Why not have a prominent 'Technical Quality Control' mark against images that have been through the QC process? If the customer needs the technical quality that the mark indicates then they will know to select pictures with that mark, and in doing so they will have the assurance that the image will meet a certain technical standard. Alternatively, they can select a non-quality checked image knowing that it may have some technical limitations, but it could be OK for their use.

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When I work a location I carefully choose angle, light, lens; I consider a tripod, select shutter speed and aperture; breathe out before pressing the release, all that second-nature stuff, and I know it will eventually pass QC because I've worked for the shot.

Now all those clods holding out their phones like lollipops and getting in my way, taking 30 seconds where I take 3, can just go click, tap, bish, bosh and make me look like a sucker for doing it properly all these years.

 


 

Why not have a prominent 'Technical Quality Control' mark against images that have been through the QC process? If the customer needs the technical quality that the mark indicates then they will know to select pictures with that mark, and in doing so they will have the assurance that the image will meet a certain technical standard. Alternatively, they can select a non-quality checked image knowing that it may have some technical limitations, but it could be OK for their use.

 

That a  seasoned contributor even feels he has to suggest this possibility puts a bomb under years of careful work.

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I just hope Alamy will not loose more clients than they'll gain by going the mediocre route. I truly wonder what Alamy's archive will look like in two years time, now that every 10 year old apparently got the message on his facebook that they can earn a few dollars AND perhaps see their "piece of art" published.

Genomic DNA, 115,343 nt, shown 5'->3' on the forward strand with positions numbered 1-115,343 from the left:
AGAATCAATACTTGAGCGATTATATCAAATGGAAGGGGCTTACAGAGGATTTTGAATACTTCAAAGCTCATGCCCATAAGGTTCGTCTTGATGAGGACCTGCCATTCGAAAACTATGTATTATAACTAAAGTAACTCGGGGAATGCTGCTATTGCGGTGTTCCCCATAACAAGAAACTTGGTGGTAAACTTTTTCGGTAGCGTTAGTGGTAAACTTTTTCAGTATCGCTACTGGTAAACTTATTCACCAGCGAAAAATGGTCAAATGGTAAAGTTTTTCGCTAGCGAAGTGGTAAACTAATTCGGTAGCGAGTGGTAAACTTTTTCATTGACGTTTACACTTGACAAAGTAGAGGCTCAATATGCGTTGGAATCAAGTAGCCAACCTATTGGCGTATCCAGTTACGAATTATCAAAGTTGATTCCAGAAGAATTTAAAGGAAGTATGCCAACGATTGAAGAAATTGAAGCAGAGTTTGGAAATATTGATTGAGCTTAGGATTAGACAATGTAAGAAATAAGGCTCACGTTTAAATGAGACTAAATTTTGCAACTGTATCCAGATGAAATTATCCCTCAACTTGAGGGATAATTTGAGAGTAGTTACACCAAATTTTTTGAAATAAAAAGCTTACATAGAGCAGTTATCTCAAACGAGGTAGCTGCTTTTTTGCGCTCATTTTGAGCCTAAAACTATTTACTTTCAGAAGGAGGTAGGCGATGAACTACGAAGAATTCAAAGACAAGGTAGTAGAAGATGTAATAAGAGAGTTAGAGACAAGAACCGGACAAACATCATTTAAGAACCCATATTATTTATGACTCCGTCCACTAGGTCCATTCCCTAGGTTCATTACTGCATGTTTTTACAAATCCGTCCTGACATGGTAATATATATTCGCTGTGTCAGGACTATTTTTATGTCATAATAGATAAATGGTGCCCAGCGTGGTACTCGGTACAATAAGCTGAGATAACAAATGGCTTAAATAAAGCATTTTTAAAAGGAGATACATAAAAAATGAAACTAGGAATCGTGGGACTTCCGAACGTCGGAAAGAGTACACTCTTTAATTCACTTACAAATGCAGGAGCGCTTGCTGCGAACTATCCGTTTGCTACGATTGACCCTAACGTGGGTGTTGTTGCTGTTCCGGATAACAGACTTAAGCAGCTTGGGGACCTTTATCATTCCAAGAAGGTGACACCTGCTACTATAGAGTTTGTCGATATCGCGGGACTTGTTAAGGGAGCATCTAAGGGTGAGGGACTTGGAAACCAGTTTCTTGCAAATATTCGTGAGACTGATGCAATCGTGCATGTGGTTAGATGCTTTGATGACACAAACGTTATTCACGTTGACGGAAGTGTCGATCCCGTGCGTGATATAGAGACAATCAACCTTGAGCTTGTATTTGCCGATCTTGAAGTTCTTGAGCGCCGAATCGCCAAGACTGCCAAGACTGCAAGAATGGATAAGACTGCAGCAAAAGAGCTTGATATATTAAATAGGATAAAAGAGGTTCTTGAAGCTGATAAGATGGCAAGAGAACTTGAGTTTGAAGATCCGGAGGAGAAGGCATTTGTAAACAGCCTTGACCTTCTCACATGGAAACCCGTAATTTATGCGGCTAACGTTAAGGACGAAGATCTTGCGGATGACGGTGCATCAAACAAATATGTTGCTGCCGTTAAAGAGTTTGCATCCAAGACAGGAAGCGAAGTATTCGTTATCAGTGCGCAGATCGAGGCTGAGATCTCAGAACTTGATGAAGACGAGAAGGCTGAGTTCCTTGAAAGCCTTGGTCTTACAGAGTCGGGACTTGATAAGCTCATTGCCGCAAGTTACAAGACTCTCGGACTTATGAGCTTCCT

Cheers,

Philippe

 

I think that Alamy is going to be absolutely inundated with happy snaps. Having seen the samples yesterday that were swiftly removed, if they are examples of images that have been passed, I would hate to see the ones that have been rejected. The simple message here is put them under a separate search tab and everybody is happy.....but that will not happen until the major customers/clients start to kick off.

Time is money and clients will not want to start sifting through mountains of images to find the one that meets their requirements, whether that be for quality images or I-phone images....why make life difficult for them?

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I just hope Alamy will not loose more clients than they'll gain by going the mediocre route. I truly wonder what Alamy's archive will look like in two years time, now that every 10 year old apparently got the message on his facebook that they can earn a few dollars AND perhaps see their "piece of art" published. Well, I certainly would have liked the idea to be a "pro photog" at the age of ten ;)

 

Cheers,

Philippe

+1

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Must buy an iPhone cos the administrator has told us ONE advertising client is buying a phone image.  WOW!  This the way forward boys and girls, it wouldn't surprise me if Alamy began a phone production line. Why not make the phone that  takes the picture. 

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I think that this confirms what has been obvious for some considerable time (years) and that is the services of pro photographers while still welcome are not really required anymore in the world of stock (yes I know there will be plenty of exceptions).

 

Crowd sourcing from snappy joe public is probably where the greatest profits lie in the future.  It's not rocket science really, but I think many of us who rely on photography as a business and who don't already have a large portfolio online here will not find salvation in using their phones alongside, or even instead of their expensive cameras.

 

Alamy can only grow its business/profit in two ways and that is either further increase sales revenue as it is hoping to do with Stockimo, or increase the amount it takes from photographers.

 

I think like Jeff Greenberg has said a reduction in the amount the contributor gets must be on the cards at some stage, which is also worth considering.  Oh I will just pre-empt the official response "we have no plans at present to reduce the split from 50/50"

 

On a more positive note I do try to look on the bright side of many situations and the headless chicken approach of folk with thousands of pounds worth of camera kit running out to get new phones or bemoaning the fact theirs is not covered has at least made me laugh.  (a few red arrows for that I bet)